On the last post about internships, I focussed mainly on the negative aspects of working for free – how it was unfair to exploit journalism graduates by giving them job responsibility and yet refusing to pay them little more than £10 a day towards expenses. To me, I personally feel that internships lasting 3-6 months are unfair. But I do understand that there are a lot of benefits people have gained from working unpaid, so I decided to search out some people who can vouch for it.
Lewis Deakin,20, is a Sports PR and Journalisms student preparing to go into his final year at Staffordshire University. He frequently freelances as a Sports Journalist for a range of newspapers across the West Midlands, to as far as London. Ideally, Lewis wants to be working as a full-time paid Sports Journalist covering famous events such as Wimbledon, the Ashes and World Cups. “I have wanted to be a Journalist since the age of 13, so it would mean the world to me if that’s what I am doing in 10 years time’, said Lewis when asked about his future prospects.
Lewis spoke of his first unpaid internship with the Express and Star newspaper, a regional title based in Wolverhampton:
“I interviewed people for articles that were needed for the next’s day paper, or the weekly free editions. I also proof-read some pages looking for any errors within the copy or in the page’s layout. Interviewing taught me the importance of preparation. Before asking the interviewee a question – I’d know a bit about them, who they played for?, their sides form?, and who they played next? This broke the ice often, as it shows you’ve prepared yourself. Writing articles for them was fantastic as I got used to working under pressure and to tight deadlines. Last week on placement with the Star, I did 10 articles in one day!”
Lewis has also worked for the Police and Crime Commissioner’s office in Staffordshire, seeing firsthand how the Commisioner’s office engages with the media, “The biggest benefit was seeing the BBC live in action-How many people can say that? I spoke frequently with their reporter picking up her email address, which I’ll use to gain work with Midlands Today. The best part was appearing on the program for five seconds of fame.”
“On the placement I picked up new skills in media monitoring, filming and photography. One of my pictures was even used by the Star, and one of my interviews with the Commissioner is on his official Youtube channel.”
Lewis also spoke of his freelance work that he had done unpaid, having written over 100 articles for papers across the country. He found that Twitter was a great tool to get him in contact with former Premier League footballers and getting in contact with his local Non-League football team-Hednesford Town, where he was their weekly program writer and player interviewer throughout last season.
Although he agrees that unpaid internships lasting longer than three months and not covering expenses can be classed as a bit unfair, but agrees that sometimes it is worth the risk, “If you can do it Editors will see that you’re keen, and you then become a regular, who is known and trusted to do work to a high standard. It can lead you to employment. If you plan your travel, eating costs and can use your student loan you can afford to do it. The key is being sensible.”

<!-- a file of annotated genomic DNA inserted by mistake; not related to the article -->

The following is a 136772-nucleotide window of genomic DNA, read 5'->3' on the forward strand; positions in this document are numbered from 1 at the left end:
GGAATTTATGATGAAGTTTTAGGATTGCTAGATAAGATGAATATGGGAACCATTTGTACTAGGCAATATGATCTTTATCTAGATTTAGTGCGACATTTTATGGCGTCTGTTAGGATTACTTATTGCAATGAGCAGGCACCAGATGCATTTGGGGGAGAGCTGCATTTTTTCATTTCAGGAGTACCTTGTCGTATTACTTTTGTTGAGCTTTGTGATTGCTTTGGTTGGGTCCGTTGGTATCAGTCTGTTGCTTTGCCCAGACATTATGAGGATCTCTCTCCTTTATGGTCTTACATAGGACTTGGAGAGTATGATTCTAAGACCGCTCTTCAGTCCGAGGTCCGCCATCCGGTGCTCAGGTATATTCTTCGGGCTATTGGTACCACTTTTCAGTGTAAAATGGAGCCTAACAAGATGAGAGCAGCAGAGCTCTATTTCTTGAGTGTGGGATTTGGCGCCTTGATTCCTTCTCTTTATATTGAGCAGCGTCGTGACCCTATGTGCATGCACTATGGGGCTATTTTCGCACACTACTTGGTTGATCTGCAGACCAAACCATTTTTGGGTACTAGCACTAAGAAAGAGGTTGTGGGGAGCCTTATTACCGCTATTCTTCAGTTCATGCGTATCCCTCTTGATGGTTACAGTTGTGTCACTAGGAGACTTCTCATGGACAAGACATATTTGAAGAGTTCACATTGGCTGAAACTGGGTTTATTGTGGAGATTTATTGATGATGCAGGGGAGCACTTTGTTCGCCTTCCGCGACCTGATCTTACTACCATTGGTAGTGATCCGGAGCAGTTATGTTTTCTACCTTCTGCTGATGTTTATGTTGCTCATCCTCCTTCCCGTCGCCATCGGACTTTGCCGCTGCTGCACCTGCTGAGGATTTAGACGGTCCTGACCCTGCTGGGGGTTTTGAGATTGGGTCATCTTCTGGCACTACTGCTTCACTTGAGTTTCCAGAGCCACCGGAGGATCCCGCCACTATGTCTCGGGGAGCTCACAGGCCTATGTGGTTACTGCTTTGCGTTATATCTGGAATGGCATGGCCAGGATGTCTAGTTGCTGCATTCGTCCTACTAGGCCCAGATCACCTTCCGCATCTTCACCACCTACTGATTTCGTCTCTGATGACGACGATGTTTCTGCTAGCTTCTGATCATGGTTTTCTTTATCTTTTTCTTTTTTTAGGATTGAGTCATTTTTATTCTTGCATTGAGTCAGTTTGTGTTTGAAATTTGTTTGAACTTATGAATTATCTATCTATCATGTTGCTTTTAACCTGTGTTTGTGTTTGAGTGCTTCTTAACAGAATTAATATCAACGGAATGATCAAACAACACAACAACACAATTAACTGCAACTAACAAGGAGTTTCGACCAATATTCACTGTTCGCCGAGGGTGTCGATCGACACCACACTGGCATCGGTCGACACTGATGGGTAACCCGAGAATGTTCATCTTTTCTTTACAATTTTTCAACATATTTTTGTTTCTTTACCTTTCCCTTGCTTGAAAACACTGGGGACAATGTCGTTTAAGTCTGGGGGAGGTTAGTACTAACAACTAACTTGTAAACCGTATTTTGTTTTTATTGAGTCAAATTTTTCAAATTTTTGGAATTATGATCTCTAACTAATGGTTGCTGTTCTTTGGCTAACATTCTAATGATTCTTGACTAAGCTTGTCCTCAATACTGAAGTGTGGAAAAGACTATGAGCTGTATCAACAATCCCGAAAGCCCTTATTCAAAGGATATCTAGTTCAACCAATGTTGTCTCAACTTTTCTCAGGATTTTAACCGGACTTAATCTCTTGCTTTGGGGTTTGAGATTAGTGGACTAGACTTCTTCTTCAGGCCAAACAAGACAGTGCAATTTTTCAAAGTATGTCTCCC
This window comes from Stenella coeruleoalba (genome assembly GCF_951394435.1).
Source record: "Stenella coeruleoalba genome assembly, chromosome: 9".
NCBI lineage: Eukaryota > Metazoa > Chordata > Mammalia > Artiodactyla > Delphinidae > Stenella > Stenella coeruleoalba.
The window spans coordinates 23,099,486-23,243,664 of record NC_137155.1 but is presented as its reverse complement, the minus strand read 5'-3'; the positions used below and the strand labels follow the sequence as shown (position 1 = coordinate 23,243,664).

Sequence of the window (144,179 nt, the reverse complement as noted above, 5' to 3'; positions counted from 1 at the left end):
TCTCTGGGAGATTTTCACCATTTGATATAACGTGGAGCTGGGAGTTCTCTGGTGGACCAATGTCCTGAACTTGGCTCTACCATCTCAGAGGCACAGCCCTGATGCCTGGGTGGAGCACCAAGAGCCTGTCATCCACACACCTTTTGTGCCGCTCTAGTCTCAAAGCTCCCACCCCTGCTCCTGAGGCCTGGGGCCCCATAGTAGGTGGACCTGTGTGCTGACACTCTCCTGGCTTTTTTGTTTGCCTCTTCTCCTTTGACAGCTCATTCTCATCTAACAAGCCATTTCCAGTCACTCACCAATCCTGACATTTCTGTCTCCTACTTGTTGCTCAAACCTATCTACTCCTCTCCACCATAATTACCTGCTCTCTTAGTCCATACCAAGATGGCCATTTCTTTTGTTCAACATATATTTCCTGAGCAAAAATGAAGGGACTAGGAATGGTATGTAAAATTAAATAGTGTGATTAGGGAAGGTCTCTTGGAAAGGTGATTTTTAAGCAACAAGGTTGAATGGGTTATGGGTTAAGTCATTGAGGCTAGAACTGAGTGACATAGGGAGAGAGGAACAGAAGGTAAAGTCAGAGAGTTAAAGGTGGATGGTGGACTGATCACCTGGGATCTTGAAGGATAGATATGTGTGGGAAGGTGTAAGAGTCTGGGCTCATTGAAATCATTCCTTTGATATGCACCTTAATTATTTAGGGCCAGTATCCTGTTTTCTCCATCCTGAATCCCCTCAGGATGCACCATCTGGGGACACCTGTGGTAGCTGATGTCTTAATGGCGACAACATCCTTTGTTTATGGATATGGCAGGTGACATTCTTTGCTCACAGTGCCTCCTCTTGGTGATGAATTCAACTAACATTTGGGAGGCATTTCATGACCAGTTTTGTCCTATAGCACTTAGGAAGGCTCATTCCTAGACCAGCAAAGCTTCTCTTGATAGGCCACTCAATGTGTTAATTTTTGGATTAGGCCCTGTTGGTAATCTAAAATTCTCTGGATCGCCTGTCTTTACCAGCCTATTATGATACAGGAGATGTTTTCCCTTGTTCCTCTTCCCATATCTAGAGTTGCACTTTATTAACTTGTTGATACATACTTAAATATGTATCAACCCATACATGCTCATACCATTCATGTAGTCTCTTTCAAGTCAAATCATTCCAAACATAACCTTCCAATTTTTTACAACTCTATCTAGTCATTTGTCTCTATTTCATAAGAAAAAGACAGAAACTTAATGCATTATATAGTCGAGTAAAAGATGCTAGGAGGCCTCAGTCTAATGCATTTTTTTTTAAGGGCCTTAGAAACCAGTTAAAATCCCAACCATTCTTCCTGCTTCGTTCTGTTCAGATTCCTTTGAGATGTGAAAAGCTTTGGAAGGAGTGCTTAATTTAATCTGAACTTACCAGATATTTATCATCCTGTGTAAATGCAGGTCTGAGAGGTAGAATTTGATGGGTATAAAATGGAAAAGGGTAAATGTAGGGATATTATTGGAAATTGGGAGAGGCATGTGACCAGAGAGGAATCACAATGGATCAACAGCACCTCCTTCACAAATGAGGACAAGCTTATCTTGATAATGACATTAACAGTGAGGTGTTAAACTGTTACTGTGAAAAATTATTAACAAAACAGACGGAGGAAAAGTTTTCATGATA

The future for internships for Lewis? “I plan to complete more placements in the future. I want to go back to the Express and Star. They want me one or two days a week and I’m happy to do it for a year’s worth of experience, which with my freelancing, degree, NCTJ’s and experience makes me standout. You just have to do as much as you can before you graduate. If you do plenty then it shows on your CV. It strengthens your application as a range of contacts are telling an employer to hire you.”
Gem Davidson also got in contact about the positive aspects of unpaid interships. She is currently a freelance reporter and music columnist. She began interning whilst at university, but didn’t see the positive effects straight away…
“I did lots of internships whilst I was at university, but never really got that much out of them. I suppose I was just going through the motions, completing the placement just to put the publication’s name on my cv. After graduating I decided to try something different and branched out into teaching for a couple of years – big mistake! It became clear that journalism was what I was meant to be doing, but my work experience was now so out of date I needed something more recent.”
Gem decided to write to her local newspapers as she knew that experience was what she needed on her CV. She explained how she wanted to complete her NCTJ and needed work for her portfolio. She was prepared to work unpaid simply to get the experience she needed to succeed in this career.
“The Buckinghamshire Advertiser was the only newspaper who came back to me, who cover my local area of South Bucks, took me under their wing and offered me some regular freelance work and some time on their news desk. Every day of the placement was a joy, it hardly felt like work at all!
The reporters were all really helpful and encouraging, and offered to take me out on assignments to give me a real feel of what a reporter’s life is like. This time I was determined to get the most out of the placement, so eagerly put myself forward for any job going, no matter how menial. I researched stories, wrote piccaps, and pitched my own ideas, and came out of the week with half a dozen bylines. I was over the moon!
Going back to my full-time job after the placement made me realise just how much I wanted to be a journalist, and it lit the fire under me to get my NCTJ completed and follow my dream!”
Opinions? Do you agree with both Lewis and Gem on the benefits of working unpaid?